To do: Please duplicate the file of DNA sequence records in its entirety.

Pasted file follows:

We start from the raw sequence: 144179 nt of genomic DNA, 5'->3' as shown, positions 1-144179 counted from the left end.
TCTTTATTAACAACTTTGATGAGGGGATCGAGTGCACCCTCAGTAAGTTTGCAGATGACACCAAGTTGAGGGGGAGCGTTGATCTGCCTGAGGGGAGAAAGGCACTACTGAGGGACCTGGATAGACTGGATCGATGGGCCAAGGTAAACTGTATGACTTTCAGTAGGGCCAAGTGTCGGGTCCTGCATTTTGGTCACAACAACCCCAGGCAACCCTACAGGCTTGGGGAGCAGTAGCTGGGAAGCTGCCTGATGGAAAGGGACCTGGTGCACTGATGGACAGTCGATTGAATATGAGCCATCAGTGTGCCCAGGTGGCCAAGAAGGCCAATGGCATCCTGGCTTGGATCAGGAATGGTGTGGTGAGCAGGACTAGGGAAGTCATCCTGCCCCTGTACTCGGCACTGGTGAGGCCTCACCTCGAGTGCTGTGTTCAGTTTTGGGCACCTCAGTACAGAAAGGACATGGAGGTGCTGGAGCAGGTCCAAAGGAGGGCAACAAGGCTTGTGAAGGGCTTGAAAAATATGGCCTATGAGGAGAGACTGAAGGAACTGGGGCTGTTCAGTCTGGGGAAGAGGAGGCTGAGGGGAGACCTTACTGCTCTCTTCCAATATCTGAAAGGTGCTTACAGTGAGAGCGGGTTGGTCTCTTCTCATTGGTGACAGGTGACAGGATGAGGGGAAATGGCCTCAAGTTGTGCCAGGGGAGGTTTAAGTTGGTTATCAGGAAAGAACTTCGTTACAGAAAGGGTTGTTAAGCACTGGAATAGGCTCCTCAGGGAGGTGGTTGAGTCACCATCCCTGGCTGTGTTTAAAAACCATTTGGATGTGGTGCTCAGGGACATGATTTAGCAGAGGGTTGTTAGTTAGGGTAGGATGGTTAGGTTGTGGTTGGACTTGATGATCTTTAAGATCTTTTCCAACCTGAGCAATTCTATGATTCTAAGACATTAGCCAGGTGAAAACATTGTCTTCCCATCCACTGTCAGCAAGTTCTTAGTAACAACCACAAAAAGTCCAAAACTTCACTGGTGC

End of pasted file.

We start from the raw sequence: 144179 nt of genomic DNA, 5'->3' as shown, positions 1-144179 counted from the left end.
TCTTTATTAACAACTTTGATGAGGGGATCGAGTGCACCCTCAGTAAGTTTGCAGATGACACCAAGTTGAGGGGGAGCGTTGATCTGCCTGAGGGGAGAAAGGCACTACTGAGGGACCTGGATAGACTGGATCGATGGGCCAAGGTAAACTGTATGACTTTCAGTAGGGCCAAGTGTCGGGTCCTGCATTTTGGTCACAACAACCCCAGGCAACCCTACAGGCTTGGGGAGCAGTAGCTGGGAAGCTGCCTGATGGAAAGGGACCTGGTGCACTGATGGACAGTCGATTGAATATGAGCCATCAGTGTGCCCAGGTGGCCAAGAAGGCCAATGGCATCCTGGCTTGGATCAGGAATGGTGTGGTGAGCAGGACTAGGGAAGTCATCCTGCCCCTGTACTCGGCACTGGTGAGGCCTCACCTCGAGTGCTGTGTTCAGTTTTGGGCACCTCAGTACAGAAAGGACATGGAGGTGCTGGAGCAGGTCCAAAGGAGGGCAACAAGGCTTGTGAAGGGCTTGAAAAATATGGCCTATGAGGAGAGACTGAAGGAACTGGGGCTGTTCAGTCTGGGGAAGAGGAGGCTGAGGGGAGACCTTACTGCTCTCTTCCAATATCTGAAAGGTGCTTACAGTGAGAGCGGGTTGGTCTCTTCTCATTGGTGACAGGTGACAGGATGAGGGGAAATGGCCTCAAGTTGTGCCAGGGGAGGTTTAAGTTGGTTATCAGGAAAGAACTTCGTTACAGAAAGGGTTGTTAAGCACTGGAATAGGCTCCTCAGGGAGGTGGTTGAGTCACCATCCCTGGCTGTGTTTAAAAACCATTTGGATGTGGTGCTCAGGGACATGATTTAGCAGAGGGTTGTTAGTTAGGGTAGGATGGTTAGGTTGTGGTTGGACTTGATGATCTTTAAGATCTTTTCCAACCTGAGCAATTCTATGATTCTAAGACATTAGCCAGGTGAAAACATTGTCTTCCCATCCACTGTCAGCAAGTTCTTAGTAACAACCACAAAAAGTCCAAAACTTCACTGGTGC